Business expresses concern over Miliband plan on wages

Ed Miliband
Ed Miliband
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ED Miliband faced a backlash from business leaders after promising to raise the minimum wage “significantly” if Labour wins the next General Election.

The Labour leader claimed there is a “low pay epidemic” in Britain and pledged that over the five years of the next parliament he would move the minimim wage closer to average earnings.

Such a move would be a significant departure from the current system where the Government acts on recommendations from the Low Pay Commission which takes evidence from employers and unions.

Mr Miliband said: “A Labour government will establish a clear link between the level of the minimum wage and the scale of wages paid to other workers in our economy.

“We will say workers on the minimum wage must never be left behind because those who work hard to create our nation’s wealth should share in it.”

But business groups raising wages too quickly could have a damaging impact on the economy.

Simon Walker, director general of the Institute of Directors, said: “Labour are right to push for workers to see the benefits of economic growth, but the minimum wage must not become the subject of a political competition to see who can offer the most, irrespective of what the economy and employers can afford.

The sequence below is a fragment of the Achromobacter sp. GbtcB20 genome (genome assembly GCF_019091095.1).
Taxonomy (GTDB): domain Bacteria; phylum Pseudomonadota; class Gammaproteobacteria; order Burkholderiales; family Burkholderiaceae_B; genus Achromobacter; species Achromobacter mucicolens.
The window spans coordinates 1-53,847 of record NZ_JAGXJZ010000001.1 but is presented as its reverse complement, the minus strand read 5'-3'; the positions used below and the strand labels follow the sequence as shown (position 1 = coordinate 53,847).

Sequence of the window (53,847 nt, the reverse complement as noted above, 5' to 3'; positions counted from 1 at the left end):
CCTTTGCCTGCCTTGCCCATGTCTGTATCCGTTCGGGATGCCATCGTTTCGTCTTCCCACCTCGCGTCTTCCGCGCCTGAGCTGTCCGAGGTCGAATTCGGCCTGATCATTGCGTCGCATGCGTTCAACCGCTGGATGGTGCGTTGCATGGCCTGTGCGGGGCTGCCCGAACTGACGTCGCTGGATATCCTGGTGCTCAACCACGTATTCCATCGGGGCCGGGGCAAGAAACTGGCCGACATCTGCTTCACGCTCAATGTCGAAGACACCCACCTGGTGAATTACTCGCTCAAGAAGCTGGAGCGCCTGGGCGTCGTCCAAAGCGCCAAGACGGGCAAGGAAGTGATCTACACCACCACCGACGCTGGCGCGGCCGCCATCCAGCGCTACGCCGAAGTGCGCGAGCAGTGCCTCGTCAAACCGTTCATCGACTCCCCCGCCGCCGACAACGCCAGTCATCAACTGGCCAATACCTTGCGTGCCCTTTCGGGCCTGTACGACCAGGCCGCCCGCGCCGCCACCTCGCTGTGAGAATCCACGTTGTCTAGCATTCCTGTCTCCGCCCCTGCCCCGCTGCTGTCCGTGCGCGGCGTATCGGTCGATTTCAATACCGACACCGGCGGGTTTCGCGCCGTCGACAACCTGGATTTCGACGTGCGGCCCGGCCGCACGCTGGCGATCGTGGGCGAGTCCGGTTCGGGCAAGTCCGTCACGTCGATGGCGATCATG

“The Low Pay Commission has done a good job of balancing the rate against inflation, economic growth, productivity and the effect rises would have on small businesses and young people.

“In contrast, setting a target linked to average earnings risks seeming a little simplistic. While growth has returned to the economy, productivity remains stubbornly low.”

Mr Miliband was responding to a Labour-commissioned report from Alan Buckle, former deputy chairman of KPMG International, with proposals to overhaul the Low Pay Commission.

The Buckle report said the Commission should have a five-year target on wages and a strengthened role in tackling poverty and raising productivity.

It also called for measures to encourage employers to pay the Living Wage.

Mr Buckle said he believed his “core proposal” of a clear goal to increase the minimum wage over the life of a parliament was achievable and would benefit individuals and business.